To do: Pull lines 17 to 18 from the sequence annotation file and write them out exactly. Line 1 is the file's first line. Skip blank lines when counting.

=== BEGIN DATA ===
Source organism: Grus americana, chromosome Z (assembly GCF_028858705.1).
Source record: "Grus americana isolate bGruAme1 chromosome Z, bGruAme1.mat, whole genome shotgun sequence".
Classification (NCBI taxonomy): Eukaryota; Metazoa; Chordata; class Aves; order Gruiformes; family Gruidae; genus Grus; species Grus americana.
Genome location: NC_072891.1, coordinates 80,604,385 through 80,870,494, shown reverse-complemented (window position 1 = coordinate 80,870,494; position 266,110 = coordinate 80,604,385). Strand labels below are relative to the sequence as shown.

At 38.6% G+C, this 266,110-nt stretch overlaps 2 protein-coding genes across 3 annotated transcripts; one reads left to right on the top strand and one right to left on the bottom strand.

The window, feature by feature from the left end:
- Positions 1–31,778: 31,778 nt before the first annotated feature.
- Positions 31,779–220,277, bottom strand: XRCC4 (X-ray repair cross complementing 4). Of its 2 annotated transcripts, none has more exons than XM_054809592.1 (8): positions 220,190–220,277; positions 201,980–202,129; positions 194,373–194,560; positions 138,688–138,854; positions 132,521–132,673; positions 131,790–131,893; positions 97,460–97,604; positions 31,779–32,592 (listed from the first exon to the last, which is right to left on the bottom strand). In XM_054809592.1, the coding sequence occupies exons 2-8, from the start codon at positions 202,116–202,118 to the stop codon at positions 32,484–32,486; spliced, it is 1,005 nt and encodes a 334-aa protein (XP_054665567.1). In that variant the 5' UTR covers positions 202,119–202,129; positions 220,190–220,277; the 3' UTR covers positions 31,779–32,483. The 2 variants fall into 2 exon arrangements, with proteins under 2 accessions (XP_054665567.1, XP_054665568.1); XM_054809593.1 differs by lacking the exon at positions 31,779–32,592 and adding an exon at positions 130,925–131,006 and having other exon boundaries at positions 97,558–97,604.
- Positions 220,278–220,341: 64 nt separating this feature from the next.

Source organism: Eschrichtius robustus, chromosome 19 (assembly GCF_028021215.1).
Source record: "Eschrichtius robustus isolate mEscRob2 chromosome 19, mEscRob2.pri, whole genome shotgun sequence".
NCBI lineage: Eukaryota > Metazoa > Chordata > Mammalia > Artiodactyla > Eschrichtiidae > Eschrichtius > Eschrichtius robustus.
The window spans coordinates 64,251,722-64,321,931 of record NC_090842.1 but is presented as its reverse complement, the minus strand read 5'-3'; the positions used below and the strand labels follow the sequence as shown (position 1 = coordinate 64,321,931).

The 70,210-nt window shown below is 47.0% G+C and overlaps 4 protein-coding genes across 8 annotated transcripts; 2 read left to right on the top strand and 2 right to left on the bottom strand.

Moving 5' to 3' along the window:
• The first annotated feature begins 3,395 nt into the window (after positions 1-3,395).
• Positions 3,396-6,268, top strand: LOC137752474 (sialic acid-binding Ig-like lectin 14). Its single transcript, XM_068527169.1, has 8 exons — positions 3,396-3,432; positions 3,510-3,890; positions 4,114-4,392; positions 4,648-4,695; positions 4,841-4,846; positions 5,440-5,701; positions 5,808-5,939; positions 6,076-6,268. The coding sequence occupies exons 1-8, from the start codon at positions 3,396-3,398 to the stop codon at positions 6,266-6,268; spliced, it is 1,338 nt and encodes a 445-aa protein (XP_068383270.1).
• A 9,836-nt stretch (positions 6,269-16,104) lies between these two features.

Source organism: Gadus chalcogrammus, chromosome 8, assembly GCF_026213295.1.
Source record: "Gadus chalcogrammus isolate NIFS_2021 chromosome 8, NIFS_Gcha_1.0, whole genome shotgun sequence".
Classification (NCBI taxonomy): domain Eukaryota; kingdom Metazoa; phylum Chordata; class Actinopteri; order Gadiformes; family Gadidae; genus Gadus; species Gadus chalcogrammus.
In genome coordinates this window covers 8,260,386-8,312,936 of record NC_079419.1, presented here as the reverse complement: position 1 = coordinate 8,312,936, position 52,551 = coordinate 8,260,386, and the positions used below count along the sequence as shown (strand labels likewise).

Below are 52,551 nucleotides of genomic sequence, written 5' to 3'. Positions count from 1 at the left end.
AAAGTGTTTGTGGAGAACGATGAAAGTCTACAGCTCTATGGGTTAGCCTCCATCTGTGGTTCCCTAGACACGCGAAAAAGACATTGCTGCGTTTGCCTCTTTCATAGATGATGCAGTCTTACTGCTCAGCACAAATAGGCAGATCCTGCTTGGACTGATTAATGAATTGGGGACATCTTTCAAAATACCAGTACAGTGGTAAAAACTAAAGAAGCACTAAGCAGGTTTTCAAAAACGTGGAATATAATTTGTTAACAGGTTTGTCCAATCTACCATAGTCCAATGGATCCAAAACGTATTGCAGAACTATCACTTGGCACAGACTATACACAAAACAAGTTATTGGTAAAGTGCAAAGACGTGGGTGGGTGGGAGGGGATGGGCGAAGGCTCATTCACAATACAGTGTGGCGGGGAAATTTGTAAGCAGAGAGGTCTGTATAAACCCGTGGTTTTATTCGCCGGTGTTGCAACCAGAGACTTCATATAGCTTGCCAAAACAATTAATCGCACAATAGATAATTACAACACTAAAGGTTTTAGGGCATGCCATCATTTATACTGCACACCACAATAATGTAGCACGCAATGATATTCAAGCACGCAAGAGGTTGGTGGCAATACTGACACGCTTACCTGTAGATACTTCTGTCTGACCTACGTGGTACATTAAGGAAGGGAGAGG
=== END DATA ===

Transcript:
• Positions 3,396-6,268, top strand: LOC137752474 (sialic acid-binding Ig-like lectin 14). Its single transcript, XM_068527169.1, has 8 exons — positions 3,396-3,432; positions 3,510-3,890; positions 4,114-4,392; positions 4,648-4,695; positions 4,841-4,846; positions 5,440-5,701; positions 5,808-5,939; positions 6,076-6,268. The coding sequence occupies exons 1-8, from the start codon at positions 3,396-3,398 to the stop codon at positions 6,266-6,268; spliced, it is 1,338 nt and encodes a 445-aa protein (XP_068383270.1).
• A 9,836-nt stretch (positions 6,269-16,104) lies between these two features.